Queen of the Night, by Alexander Chee (HMH, February 2): This has been lauded by the likes of Liberty Hardy and Nathan Dunbar for months and months and months, and it's finally here! Set in Paris of the Second French Empire, this promises the story of a woman who rises from courtesan to diva.
The Arrangement, by Ashley Warlick (Viking, February 9): From the publisher: "An irresistible novel about food, desire, and the real-life love triangle between M.F.K Fisher, her husband, and the man she left him for—the true love of her life."
Youngblood, by Matt Gallagher (Atria, February 2): This novel is an incredible, heavy story of what it means to be a leader in a time and place where chaos reigns supreme--in this case, Iraq immediately preceding the US' withdrawal of troops. Review to come in Shelf Awareness.
The Black Presidency, by Michael Eric Dyson (HMH, February 2): Dyson's exploration of Obama's campaign for presidency, and two terms in office, is a smart and thoughtful addition to conversations on race and politics in America today. Review to come in Shelf Awareness.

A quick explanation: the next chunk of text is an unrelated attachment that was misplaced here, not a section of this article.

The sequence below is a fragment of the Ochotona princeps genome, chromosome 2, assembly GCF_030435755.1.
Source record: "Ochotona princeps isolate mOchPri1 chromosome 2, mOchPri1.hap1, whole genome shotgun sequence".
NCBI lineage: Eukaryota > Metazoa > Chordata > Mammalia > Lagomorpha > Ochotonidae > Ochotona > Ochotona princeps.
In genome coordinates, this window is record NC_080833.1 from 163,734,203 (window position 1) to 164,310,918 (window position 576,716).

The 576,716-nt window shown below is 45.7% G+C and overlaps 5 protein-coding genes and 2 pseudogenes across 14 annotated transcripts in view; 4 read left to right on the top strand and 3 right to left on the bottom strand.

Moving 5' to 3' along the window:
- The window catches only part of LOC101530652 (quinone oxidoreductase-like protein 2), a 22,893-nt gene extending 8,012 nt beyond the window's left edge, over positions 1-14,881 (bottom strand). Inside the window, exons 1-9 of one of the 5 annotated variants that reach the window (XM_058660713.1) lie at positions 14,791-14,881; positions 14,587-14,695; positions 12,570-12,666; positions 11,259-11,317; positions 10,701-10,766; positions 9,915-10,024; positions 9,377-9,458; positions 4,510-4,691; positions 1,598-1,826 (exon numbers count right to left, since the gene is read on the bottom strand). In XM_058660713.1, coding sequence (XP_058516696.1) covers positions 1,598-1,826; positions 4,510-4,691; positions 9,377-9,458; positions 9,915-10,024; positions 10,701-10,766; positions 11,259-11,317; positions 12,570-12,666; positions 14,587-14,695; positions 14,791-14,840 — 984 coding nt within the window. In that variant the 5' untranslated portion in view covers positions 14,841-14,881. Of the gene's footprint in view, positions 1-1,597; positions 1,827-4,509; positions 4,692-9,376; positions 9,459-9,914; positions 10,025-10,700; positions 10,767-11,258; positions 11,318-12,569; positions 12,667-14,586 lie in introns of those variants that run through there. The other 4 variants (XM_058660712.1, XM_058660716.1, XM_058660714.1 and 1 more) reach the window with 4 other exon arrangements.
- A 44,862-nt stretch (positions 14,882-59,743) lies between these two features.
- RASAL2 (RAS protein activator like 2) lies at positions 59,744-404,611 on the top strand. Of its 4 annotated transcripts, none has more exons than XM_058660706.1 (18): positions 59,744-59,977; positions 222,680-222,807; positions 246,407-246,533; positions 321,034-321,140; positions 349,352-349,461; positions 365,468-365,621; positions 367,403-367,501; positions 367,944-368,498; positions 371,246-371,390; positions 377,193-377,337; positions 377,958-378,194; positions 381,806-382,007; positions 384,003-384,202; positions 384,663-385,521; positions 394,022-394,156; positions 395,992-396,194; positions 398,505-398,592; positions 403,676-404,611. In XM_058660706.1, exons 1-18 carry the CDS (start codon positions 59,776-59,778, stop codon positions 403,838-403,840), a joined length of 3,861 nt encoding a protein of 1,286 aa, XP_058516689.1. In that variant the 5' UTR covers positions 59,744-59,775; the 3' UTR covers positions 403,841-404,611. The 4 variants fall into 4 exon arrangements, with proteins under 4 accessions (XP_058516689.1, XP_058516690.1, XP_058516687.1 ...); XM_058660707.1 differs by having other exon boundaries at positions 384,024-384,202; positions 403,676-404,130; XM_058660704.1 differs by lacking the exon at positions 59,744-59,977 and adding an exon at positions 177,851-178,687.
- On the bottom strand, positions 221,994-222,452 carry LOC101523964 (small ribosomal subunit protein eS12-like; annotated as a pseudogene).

Tender, by Belinda McKeon (Lee Boudreaux, February 16): From an Irish author (I have a soft spot for Irish authors), a psychological story of relationships and humanity. Can't. Wait.
What Lies Between Us, by Nayomi Munaweera (St. Martin's, February 16): The publisher provides one quote in the description for this story of a young girl who immigrates to America from Sri Lanka, and it's enough to have me intrigued: "The walls of my cell are painted an industrial white, like albumen. They must think the color is soothing. Where I come from it connotes absence, death, unrelenting loneliness."
Winterwood, by Jacey Bedford (DAW, February 2): The start of a new fantasy series set in an alternate 19th-century London. After Queen of the Tearling rang so many of my bells, I'm excited to explore another new fantasy series.
Black Deutschland, by Darryl Pinckney (FSG, February 2): The story of a young black American man struggling to find himself as an expatriate in Berlin.
The Lost Time Accidents, by John Wray (FSG, February 9): The publisher calls this a "novel about time travel, family secrets, and the madness of the twentieth century." Um, yes please.